In this educational task, Valour Canada invites students and teachers to explore the ideas through multiple perspectives, providing access to engaging, multimedia resources with varying entry points and activities aimed at a breadth of learners.

Feedback is much appreciated. Please send it to our Lead Educator, Aaron Curtis, at aaron.curtis@valourcanada.ca

Access our Llandovery Castle topic »

 


 

Online Education: Llandovery Castle

 2015-2016 high school program

Are you a passionate Social Studies or Military History educator in the Calgary area interested in digging deeply into the topics of internationalism, nationalism, and democratic citizenship, with your students?

Do you enjoy engaging in discussions about the Canadian military role in the world?

Would you relish the idea of bringing your students together with others from around the city for intellectual interaction and interesting activities?

If so, please consider joining us for:

*Teacher professional development * Thorough, engaging, and complimentary resources for your classroom to be used in the semester * A student field trip *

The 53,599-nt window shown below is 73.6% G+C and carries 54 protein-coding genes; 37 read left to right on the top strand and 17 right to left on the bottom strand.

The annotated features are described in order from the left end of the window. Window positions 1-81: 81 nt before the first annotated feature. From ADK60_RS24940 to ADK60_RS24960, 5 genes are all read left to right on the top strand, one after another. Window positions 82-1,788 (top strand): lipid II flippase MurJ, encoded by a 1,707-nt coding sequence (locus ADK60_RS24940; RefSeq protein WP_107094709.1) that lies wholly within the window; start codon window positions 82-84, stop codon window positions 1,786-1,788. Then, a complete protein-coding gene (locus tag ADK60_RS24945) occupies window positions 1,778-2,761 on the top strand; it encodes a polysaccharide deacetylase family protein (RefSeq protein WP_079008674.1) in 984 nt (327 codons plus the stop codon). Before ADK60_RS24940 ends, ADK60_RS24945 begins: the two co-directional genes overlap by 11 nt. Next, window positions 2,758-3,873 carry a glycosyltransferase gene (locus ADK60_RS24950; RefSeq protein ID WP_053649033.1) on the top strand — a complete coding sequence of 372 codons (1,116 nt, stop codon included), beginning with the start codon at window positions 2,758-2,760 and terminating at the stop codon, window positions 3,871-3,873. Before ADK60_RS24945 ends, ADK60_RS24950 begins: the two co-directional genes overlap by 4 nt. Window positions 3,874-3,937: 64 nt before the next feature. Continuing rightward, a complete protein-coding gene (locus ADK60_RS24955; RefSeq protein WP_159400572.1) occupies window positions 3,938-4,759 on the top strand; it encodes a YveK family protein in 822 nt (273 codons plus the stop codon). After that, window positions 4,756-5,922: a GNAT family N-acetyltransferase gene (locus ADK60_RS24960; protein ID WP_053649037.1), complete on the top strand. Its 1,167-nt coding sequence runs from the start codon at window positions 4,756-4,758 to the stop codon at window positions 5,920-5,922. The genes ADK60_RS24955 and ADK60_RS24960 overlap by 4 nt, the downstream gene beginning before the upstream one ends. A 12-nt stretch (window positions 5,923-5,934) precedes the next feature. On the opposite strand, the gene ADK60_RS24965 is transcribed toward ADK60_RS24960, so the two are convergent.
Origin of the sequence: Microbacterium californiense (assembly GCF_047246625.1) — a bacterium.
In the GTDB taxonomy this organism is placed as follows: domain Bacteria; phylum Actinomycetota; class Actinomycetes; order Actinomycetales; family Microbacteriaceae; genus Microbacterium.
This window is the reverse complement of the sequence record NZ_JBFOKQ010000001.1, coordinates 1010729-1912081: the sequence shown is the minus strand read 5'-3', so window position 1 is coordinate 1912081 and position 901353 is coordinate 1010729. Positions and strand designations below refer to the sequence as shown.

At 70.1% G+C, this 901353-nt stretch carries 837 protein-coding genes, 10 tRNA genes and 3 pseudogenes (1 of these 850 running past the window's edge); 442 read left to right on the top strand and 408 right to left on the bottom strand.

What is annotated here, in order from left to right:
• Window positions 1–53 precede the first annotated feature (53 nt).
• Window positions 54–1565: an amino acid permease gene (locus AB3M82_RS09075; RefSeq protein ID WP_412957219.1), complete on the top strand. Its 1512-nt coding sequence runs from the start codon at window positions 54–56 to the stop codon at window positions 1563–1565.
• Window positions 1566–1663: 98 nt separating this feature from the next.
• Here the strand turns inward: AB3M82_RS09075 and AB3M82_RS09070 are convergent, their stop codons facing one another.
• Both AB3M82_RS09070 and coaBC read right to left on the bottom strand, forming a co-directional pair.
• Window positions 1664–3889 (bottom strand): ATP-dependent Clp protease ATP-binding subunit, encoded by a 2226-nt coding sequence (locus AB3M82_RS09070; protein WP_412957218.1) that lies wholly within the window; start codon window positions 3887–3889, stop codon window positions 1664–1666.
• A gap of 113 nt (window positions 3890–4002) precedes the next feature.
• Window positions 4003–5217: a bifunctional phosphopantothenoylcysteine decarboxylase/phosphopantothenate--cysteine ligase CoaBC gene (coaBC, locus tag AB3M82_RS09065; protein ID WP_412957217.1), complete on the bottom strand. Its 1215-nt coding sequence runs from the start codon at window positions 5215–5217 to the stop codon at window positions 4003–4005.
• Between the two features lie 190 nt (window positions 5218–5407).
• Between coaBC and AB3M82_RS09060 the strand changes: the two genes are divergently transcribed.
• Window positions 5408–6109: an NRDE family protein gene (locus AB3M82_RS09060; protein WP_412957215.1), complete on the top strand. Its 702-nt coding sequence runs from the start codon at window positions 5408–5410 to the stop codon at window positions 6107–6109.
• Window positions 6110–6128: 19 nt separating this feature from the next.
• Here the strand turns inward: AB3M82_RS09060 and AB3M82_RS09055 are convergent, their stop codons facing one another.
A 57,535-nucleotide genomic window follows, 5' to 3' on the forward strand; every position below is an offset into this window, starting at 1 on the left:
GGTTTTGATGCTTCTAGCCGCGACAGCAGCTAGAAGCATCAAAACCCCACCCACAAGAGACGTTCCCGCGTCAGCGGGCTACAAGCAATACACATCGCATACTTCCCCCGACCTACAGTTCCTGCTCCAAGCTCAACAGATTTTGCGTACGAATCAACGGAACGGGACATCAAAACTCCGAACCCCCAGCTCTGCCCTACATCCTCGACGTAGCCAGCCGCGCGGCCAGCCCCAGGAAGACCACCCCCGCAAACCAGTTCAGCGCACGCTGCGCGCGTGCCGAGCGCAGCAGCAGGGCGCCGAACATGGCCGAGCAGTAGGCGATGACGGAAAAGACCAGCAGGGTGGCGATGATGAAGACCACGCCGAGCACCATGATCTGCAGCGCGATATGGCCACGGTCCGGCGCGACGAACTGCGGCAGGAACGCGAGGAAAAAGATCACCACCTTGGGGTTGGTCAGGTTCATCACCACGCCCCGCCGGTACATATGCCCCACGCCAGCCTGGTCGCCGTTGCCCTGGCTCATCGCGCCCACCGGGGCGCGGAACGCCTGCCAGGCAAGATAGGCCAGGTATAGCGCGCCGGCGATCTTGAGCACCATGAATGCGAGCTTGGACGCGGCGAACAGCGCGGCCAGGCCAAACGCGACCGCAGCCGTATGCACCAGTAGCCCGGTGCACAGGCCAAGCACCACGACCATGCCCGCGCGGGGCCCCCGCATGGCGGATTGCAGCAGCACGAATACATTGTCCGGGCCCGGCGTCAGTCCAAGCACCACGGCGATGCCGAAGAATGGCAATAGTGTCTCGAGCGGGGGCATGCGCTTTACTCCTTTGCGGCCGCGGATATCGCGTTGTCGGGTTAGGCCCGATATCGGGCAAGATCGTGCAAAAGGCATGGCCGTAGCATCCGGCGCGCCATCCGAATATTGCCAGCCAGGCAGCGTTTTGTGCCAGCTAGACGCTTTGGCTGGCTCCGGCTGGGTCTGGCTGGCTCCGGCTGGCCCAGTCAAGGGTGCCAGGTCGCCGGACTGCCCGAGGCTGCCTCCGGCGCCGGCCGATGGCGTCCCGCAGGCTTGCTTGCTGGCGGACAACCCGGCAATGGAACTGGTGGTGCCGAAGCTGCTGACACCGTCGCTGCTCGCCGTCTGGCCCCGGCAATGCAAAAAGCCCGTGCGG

This year's question: What should the Canadian military action be against Islamic State (IS)? Students decided upon appropriate intervention based on ONE of the following foreign policy goals (as criteria):

*Peace in the Region (the future of Syria, Iraq, the Middle East broadly, Shia-Sunni tensions)
*Canadian Security (threat posed by IS, retaliation/retribution, “home-grown” terrorism, “radicalized” Canadians, etc.)
*Humanitarianism (crimes against the Yasidi people, the Kurdish people, the fate of refugees, etc.)
*Economic considerations (costs incurred by Canada, i.e. in military expenditures, losses or gains in trade with Iraq and Syria, human casualties, refugees, immigration, foreign aid to the region, costs associated with attacks on home soil, potential future costs, etc.

2015-2016 high school program